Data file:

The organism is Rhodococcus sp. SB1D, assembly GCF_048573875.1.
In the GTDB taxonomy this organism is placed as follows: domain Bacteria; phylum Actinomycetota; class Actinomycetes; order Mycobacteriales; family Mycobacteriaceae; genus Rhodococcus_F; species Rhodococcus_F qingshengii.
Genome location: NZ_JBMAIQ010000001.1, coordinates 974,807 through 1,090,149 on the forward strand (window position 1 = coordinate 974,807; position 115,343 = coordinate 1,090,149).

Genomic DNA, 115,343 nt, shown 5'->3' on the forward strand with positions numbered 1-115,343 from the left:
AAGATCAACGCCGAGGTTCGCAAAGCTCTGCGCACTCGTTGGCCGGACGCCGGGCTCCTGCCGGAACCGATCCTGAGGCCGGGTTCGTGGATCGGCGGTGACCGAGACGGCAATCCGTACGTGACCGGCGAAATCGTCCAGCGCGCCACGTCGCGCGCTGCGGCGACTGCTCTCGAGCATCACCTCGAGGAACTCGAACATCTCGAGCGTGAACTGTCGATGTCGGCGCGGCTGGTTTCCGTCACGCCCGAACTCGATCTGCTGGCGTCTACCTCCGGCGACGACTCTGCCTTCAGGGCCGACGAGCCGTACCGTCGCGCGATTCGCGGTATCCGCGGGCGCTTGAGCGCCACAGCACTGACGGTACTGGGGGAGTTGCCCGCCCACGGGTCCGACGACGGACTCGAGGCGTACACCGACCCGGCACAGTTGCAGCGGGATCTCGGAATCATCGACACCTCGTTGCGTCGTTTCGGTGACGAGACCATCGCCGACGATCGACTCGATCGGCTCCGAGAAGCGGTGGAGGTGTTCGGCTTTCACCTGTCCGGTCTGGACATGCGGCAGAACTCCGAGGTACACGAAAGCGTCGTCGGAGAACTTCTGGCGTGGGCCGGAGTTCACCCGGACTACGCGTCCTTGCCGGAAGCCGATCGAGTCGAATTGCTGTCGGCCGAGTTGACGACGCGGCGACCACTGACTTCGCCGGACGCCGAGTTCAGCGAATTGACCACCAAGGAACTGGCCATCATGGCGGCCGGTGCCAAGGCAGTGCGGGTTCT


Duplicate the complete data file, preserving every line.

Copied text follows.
The organism is Rhodococcus sp. SB1D, assembly GCF_048573875.1.
In the GTDB taxonomy this organism is placed as follows: domain Bacteria; phylum Actinomycetota; class Actinomycetes; order Mycobacteriales; family Mycobacteriaceae; genus Rhodococcus_F; species Rhodococcus_F qingshengii.
Genome location: NZ_JBMAIQ010000001.1, coordinates 974,807 through 1,090,149 on the forward strand (window position 1 = coordinate 974,807; position 115,343 = coordinate 1,090,149).

Genomic DNA, 115,343 nt, shown 5'->3' on the forward strand with positions numbered 1-115,343 from the left:
AAGATCAACGCCGAGGTTCGCAAAGCTCTGCGCACTCGTTGGCCGGACGCCGGGCTCCTGCCGGAACCGATCCTGAGGCCGGGTTCGTGGATCGGCGGTGACCGAGACGGCAATCCGTACGTGACCGGCGAAATCGTCCAGCGCGCCACGTCGCGCGCTGCGGCGACTGCTCTCGAGCATCACCTCGAGGAACTCGAACATCTCGAGCGTGAACTGTCGATGTCGGCGCGGCTGGTTTCCGTCACGCCCGAACTCGATCTGCTGGCGTCTACCTCCGGCGACGACTCTGCCTTCAGGGCCGACGAGCCGTACCGTCGCGCGATTCGCGGTATCCGCGGGCGCTTGAGCGCCACAGCACTGACGGTACTGGGGGAGTTGCCCGCCCACGGGTCCGACGACGGACTCGAGGCGTACACCGACCCGGCACAGTTGCAGCGGGATCTCGGAATCATCGACACCTCGTTGCGTCGTTTCGGTGACGAGACCATCGCCGACGATCGACTCGATCGGCTCCGAGAAGCGGTGGAGGTGTTCGGCTTTCACCTGTCCGGTCTGGACATGCGGCAGAACTCCGAGGTACACGAAAGCGTCGTCGGAGAACTTCTGGCGTGGGCCGGAGTTCACCCGGACTACGCGTCCTTGCCGGAAGCCGATCGAGTCGAATTGCTGTCGGCCGAGTTGACGACGCGGCGACCACTGACTTCGCCGGACGCCGAGTTCAGCGAATTGACCACCAAGGAACTGGCCATCATGGCGGCCGGTGCCAAGGCAGTGCGGGTTCT